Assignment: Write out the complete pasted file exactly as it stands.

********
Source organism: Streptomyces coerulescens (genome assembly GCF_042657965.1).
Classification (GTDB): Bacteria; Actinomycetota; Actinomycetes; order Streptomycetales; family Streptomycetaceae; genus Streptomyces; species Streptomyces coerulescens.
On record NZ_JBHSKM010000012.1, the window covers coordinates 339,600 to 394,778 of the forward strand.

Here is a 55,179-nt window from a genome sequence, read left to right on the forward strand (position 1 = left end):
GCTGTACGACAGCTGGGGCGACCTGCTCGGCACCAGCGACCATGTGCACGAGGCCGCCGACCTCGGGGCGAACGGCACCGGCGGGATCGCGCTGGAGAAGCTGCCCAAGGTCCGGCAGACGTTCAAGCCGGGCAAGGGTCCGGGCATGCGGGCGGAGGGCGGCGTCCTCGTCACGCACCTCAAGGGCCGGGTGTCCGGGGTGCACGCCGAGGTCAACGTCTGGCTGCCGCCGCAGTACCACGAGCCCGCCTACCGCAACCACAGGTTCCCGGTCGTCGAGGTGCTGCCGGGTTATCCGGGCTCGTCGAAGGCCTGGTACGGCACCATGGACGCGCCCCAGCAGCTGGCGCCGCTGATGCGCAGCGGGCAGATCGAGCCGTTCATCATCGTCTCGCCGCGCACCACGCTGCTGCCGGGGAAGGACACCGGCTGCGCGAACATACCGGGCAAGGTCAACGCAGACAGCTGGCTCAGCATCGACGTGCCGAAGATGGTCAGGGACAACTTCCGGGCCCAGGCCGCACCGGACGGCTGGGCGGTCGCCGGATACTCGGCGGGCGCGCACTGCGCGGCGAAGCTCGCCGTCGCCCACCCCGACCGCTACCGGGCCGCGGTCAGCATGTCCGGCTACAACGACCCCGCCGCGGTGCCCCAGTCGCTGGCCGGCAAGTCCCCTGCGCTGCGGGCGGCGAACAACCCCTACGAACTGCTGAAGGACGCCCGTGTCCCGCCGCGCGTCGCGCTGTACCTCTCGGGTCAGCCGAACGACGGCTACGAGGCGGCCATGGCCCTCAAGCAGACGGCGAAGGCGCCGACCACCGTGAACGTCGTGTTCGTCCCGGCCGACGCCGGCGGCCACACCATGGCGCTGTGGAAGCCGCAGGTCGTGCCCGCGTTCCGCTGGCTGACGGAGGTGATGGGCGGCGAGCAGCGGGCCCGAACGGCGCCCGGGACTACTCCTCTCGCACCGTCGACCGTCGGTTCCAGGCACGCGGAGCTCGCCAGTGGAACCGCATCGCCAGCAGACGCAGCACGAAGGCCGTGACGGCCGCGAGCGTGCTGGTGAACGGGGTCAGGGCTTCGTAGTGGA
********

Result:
Source organism: Streptomyces coerulescens (genome assembly GCF_042657965.1).
Classification (GTDB): Bacteria; Actinomycetota; Actinomycetes; order Streptomycetales; family Streptomycetaceae; genus Streptomyces; species Streptomyces coerulescens.
On record NZ_JBHSKM010000012.1, the window covers coordinates 339,600 to 394,778 of the forward strand.

Here is a 55,179-nt window from a genome sequence, read left to right on the forward strand (position 1 = left end):
GCTGTACGACAGCTGGGGCGACCTGCTCGGCACCAGCGACCATGTGCACGAGGCCGCCGACCTCGGGGCGAACGGCACCGGCGGGATCGCGCTGGAGAAGCTGCCCAAGGTCCGGCAGACGTTCAAGCCGGGCAAGGGTCCGGGCATGCGGGCGGAGGGCGGCGTCCTCGTCACGCACCTCAAGGGCCGGGTGTCCGGGGTGCACGCCGAGGTCAACGTCTGGCTGCCGCCGCAGTACCACGAGCCCGCCTACCGCAACCACAGGTTCCCGGTCGTCGAGGTGCTGCCGGGTTATCCGGGCTCGTCGAAGGCCTGGTACGGCACCATGGACGCGCCCCAGCAGCTGGCGCCGCTGATGCGCAGCGGGCAGATCGAGCCGTTCATCATCGTCTCGCCGCGCACCACGCTGCTGCCGGGGAAGGACACCGGCTGCGCGAACATACCGGGCAAGGTCAACGCAGACAGCTGGCTCAGCATCGACGTGCCGAAGATGGTCAGGGACAACTTCCGGGCCCAGGCCGCACCGGACGGCTGGGCGGTCGCCGGATACTCGGCGGGCGCGCACTGCGCGGCGAAGCTCGCCGTCGCCCACCCCGACCGCTACCGGGCCGCGGTCAGCATGTCCGGCTACAACGACCCCGCCGCGGTGCCCCAGTCGCTGGCCGGCAAGTCCCCTGCGCTGCGGGCGGCGAACAACCCCTACGAACTGCTGAAGGACGCCCGTGTCCCGCCGCGCGTCGCGCTGTACCTCTCGGGTCAGCCGAACGACGGCTACGAGGCGGCCATGGCCCTCAAGCAGACGGCGAAGGCGCCGACCACCGTGAACGTCGTGTTCGTCCCGGCCGACGCCGGCGGCCACACCATGGCGCTGTGGAAGCCGCAGGTCGTGCCCGCGTTCCGCTGGCTGACGGAGGTGATGGGCGGCGAGCAGCGGGCCCGAACGGCGCCCGGGACTACTCCTCTCGCACCGTCGACCGTCGGTTCCAGGCACGCGGAGCTCGCCAGTGGAACCGCATCGCCAGCAGACGCAGCACGAAGGCCGTGACGGCCGCGAGCGTGCTGGTGAACGGGGTCAGGGCTTCGTAGTGGA